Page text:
Outside "let's" Sapporo

Drinking Districts in Japan VI: Sapporo, and a Gruesome Start

I checked in to a decent hotel on the south side of the city and went out for a recce, walking north through the love hotel district, then “Soapland” – which I’ll leave to your sordid imaginations – and on to “Suskino”, the drinking and restaurant area. Nothing out of the ordinary on the way, I saw a couple of people looking like employees leaving a love hotel “Let’s” but on the way back a large number of media crews outside the same hotel.

Watching the news that evening it turned out a naked headless corpse was discovered by an employee that day, about the time I was walking past, although the murder took place the previous evening it seems. Coincidentally on the same day but completely unrelated, the partially decomposed body of a fisherman was found in the river. There have been many bear attacks recently. And more … three people had been murdered in a nearby town – but fear not, Japan is a very safe country.

Sapporo, the capital of Hokkaido, is the 5th largest city in Japan with a metropolitan area population well over 2.5 million. Susukino, rather like the Tokyo district Yurakucho, has bars and izakaya (restaurants) scattered around the area mingling with hotels, businesses, shops and homes and merging with offices and sophisticated shops to the north and Soapland to the south.

I had brought my Pentax LX loaded with FP4, 50mm and 120mm lenses, and because my iiig was off sick a recently overhauled Leica M3 loaded with Portra 400, and the 50mm f3.5 Elmar. My first target was the ‘Tanuki koji’ arcade. The arcade runs east-west and used to have many restaurants and bars scattered along its length but now is much more geared to tourist shoppers with hotels and many tacky souvenir shops.

Tanuki Koji, Sapporo
Tanuki Koji arcade
Small restaurants with tables in the covered walkway
Small restaurants with tables in the covered walkway
Crab restaurant
Crab restaurant

The extreme ends are more interesting and a short walk continuing west revealed (for me at least) a very attractive line of ramshackle homes and izakaya nestled between the concrete office blocks.

Tiny izakaya and homes

Having got to frame 38 the film suspiciously kept winding on – ‘Oh ****!’, the leader must have come off the spindle. Retakes tomorrow! This visit wasn’t turning out quite as expected. That evening partially made up for some of the film disaster with exceptionally good food and Chianti Riserva at a prizewinning Italian restaurant, Orizzonte, just outside the arcade. Tomorrow would be a better day.

Returning the next day but this time heading east led to a covered fish market and restaurants – the best place to eat fish, freshly caught and simply prepared.

Fish market
Fish market

After lunch in Ramen Yokocho, the birthplace of miso ramen (highly recommended), having finished the retakes and some new colour images, I headed south wandering around the mixed area of small individually owned izakaya and bars, love hotels and red light premises. For me many of the restaurants look more interesting and inviting than the well established formulaic izakaya found in the more sophisticated area of Suskino.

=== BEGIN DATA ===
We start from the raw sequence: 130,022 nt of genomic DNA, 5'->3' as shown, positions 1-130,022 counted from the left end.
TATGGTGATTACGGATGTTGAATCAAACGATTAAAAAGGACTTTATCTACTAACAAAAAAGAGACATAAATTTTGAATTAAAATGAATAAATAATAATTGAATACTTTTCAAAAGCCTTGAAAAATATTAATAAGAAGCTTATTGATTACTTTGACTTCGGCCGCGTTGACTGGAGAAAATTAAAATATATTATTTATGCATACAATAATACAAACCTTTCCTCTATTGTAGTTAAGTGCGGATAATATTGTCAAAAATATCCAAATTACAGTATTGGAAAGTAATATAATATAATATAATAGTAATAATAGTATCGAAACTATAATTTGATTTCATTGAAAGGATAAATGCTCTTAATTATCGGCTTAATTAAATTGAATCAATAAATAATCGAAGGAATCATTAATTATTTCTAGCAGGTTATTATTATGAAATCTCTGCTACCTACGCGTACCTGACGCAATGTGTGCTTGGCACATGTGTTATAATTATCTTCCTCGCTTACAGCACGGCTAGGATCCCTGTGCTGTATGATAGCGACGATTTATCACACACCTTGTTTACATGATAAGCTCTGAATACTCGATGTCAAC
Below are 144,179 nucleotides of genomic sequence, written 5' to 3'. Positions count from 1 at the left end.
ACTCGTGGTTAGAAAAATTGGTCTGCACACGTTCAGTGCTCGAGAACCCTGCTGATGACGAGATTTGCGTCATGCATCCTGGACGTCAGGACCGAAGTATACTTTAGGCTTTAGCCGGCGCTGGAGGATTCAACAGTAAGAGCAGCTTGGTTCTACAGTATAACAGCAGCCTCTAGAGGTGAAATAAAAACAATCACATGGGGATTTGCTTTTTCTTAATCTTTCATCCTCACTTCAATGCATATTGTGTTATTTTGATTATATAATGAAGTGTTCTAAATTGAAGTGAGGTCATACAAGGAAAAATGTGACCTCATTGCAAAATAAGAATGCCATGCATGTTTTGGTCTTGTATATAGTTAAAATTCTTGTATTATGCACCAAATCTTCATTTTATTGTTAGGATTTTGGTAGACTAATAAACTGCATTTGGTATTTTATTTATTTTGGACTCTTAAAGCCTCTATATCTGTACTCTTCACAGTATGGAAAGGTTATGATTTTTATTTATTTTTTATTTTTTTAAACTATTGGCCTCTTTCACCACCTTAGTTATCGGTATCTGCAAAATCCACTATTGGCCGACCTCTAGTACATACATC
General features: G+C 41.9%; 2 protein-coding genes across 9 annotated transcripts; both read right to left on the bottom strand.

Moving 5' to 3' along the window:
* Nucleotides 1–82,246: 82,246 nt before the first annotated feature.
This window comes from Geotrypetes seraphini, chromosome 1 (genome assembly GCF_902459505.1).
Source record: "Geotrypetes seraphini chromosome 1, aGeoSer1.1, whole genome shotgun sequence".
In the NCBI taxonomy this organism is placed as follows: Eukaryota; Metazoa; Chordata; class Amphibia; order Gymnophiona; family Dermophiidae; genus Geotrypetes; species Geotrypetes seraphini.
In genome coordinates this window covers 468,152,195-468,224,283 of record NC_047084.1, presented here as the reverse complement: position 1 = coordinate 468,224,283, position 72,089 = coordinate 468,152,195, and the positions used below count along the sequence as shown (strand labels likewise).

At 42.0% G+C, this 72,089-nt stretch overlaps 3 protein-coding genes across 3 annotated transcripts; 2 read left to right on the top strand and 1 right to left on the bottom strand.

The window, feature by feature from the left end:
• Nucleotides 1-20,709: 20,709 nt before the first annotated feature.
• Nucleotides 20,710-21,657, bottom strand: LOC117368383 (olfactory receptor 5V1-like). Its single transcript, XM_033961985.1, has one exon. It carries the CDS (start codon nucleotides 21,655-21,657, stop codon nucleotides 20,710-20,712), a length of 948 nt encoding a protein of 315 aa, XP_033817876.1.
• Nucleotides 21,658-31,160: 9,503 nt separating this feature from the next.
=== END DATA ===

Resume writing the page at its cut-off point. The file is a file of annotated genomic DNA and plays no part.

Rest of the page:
Steak or coffee
Steak or coffee and cigarettes
The sophisticated exterior hides less sophisticated goings-on inside. The sign means a drop of water. Premises further along the street are less coy about the services they offer.

That evening we met friends at an excellent very small izakaya “tereya”, typical for owner/chef restaurants in terms of physical size and a set or limited menu. Beer to cool down after the hot day, sashimi and cold dry rice wine, then mixed vegetables and meat (which I don’t eat – but I tried bear meat for the first and last time, tasteless and chewy). The owner had a shaved head and when he bent over I could see a large cut on his head where he was attacked by a crow – they live and nest in the city but are very aggressive when they have chicks and people come close to the nest.


The visit ended on the third day with some more images and shopping – a somewhat frantic morning. On the way back to the hotel from the department store we walked along the underground shopping walkway called “Pole Town” (recommended in summer heat or winter when there’s ice on the pavements) with another element of Japanese culture, the coffee shop. Although the coffee habit seems to be dying with fewer traditional coffee shops, some of the survivors have branched out providing breakfast, lunch, and alcohol in the evening.

Pole Town
Pole Town, early morning
Coffee shop in Pole Town
Coffee shop in Pole Town where I had breakfast
Bauhaus coffee
Bauhaus coffee

Then lying on the ground was a motionless body of a young lady with a policeman standing nearby and two ambulancemen running down the walkway towards her. But no sign of blood or detached body parts, so probably alive. We returned to the hotel after a far too eventful stay and headed back home. Sadly the saga had not finished. Back home I discovered the recently refurbished M3 was not firing consistently on slow speeds. Not the first problem I’ve had with the same UK Leica repair company. Fortunately the daytime images were fine but the tereya image above was probably shot at 1/125 rather then the 1/30 set at the time.

Former night club opposite a karaoke bar in the shape of a mosque - both fine examples of exquisite refined Japanese good taste.
Former night club opposite a karaoke bar in the shape of a mosque – both fine examples of exquisite refined Japanese good taste …
… there are some Halal restaurants nearby so I was wondering …
Noah's Ark (izakaya)
… and another, Noah’s Ark (izakaya)

Thanks for reading

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